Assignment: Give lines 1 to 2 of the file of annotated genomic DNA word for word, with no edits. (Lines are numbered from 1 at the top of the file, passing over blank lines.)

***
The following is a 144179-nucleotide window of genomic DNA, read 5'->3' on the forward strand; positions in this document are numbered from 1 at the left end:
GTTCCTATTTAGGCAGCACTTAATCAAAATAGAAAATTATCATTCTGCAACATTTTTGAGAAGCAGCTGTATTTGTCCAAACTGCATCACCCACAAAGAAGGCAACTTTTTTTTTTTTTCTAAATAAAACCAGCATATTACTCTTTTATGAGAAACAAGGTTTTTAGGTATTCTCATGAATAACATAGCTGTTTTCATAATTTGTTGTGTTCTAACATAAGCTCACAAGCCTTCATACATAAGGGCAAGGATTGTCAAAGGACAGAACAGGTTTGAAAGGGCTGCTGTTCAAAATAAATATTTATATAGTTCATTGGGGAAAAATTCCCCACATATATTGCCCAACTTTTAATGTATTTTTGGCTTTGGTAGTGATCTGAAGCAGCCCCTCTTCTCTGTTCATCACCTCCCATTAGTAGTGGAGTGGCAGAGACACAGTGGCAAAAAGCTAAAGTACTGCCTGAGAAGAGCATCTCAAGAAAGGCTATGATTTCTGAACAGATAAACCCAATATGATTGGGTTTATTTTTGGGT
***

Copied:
The following is a 144179-nucleotide window of genomic DNA, read 5'->3' on the forward strand; positions in this document are numbered from 1 at the left end:
GTTCCTATTTAGGCAGCACTTAATCAAAATAGAAAATTATCATTCTGCAACATTTTTGAGAAGCAGCTGTATTTGTCCAAACTGCATCACCCACAAAGAAGGCAACTTTTTTTTTTTTTCTAAATAAAACCAGCATATTACTCTTTTATGAGAAACAAGGTTTTTAGGTATTCTCATGAATAACATAGCTGTTTTCATAATTTGTTGTGTTCTAACATAAGCTCACAAGCCTTCATACATAAGGGCAAGGATTGTCAAAGGACAGAACAGGTTTGAAAGGGCTGCTGTTCAAAATAAATATTTATATAGTTCATTGGGGAAAAATTCCCCACATATATTGCCCAACTTTTAATGTATTTTTGGCTTTGGTAGTGATCTGAAGCAGCCCCTCTTCTCTGTTCATCACCTCCCATTAGTAGTGGAGTGGCAGAGACACAGTGGCAAAAAGCTAAAGTACTGCCTGAGAAGAGCATCTCAAGAAAGGCTATGATTTCTGAACAGATAAACCCAATATGATTGGGTTTATTTTTGGGT